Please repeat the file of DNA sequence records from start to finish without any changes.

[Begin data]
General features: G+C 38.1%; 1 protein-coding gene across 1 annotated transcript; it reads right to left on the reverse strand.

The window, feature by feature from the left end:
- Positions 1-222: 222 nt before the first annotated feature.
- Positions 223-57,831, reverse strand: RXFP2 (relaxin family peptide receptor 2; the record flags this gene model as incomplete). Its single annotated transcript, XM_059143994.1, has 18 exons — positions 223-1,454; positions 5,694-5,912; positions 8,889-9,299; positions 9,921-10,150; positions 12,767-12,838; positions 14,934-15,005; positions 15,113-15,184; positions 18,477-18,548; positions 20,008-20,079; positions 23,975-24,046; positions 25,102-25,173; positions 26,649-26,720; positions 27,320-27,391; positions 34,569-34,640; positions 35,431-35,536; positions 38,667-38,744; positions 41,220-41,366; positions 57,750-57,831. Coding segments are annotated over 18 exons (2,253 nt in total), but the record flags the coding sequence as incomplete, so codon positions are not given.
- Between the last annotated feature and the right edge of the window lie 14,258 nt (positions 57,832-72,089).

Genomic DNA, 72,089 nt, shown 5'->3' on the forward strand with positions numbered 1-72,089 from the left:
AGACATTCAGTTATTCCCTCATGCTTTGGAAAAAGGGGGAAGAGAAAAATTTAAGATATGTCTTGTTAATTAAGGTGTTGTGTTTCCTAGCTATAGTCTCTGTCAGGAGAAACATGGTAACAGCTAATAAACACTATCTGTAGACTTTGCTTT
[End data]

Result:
General features: G+C 38.1%; 1 protein-coding gene across 1 annotated transcript; it reads right to left on the reverse strand.

The window, feature by feature from the left end:
- Positions 1-222: 222 nt before the first annotated feature.
- Positions 223-57,831, reverse strand: RXFP2 (relaxin family peptide receptor 2; the record flags this gene model as incomplete). Its single annotated transcript, XM_059143994.1, has 18 exons — positions 223-1,454; positions 5,694-5,912; positions 8,889-9,299; positions 9,921-10,150; positions 12,767-12,838; positions 14,934-15,005; positions 15,113-15,184; positions 18,477-18,548; positions 20,008-20,079; positions 23,975-24,046; positions 25,102-25,173; positions 26,649-26,720; positions 27,320-27,391; positions 34,569-34,640; positions 35,431-35,536; positions 38,667-38,744; positions 41,220-41,366; positions 57,750-57,831. Coding segments are annotated over 18 exons (2,253 nt in total), but the record flags the coding sequence as incomplete, so codon positions are not given.
- Between the last annotated feature and the right edge of the window lie 14,258 nt (positions 57,832-72,089).

Genomic DNA, 72,089 nt, shown 5'->3' on the forward strand with positions numbered 1-72,089 from the left:
AGACATTCAGTTATTCCCTCATGCTTTGGAAAAAGGGGGAAGAGAAAAATTTAAGATATGTCTTGTTAATTAAGGTGTTGTGTTTCCTAGCTATAGTCTCTGTCAGGAGAAACATGGTAACAGCTAATAAACACTATCTGTAGACTTTGCTTT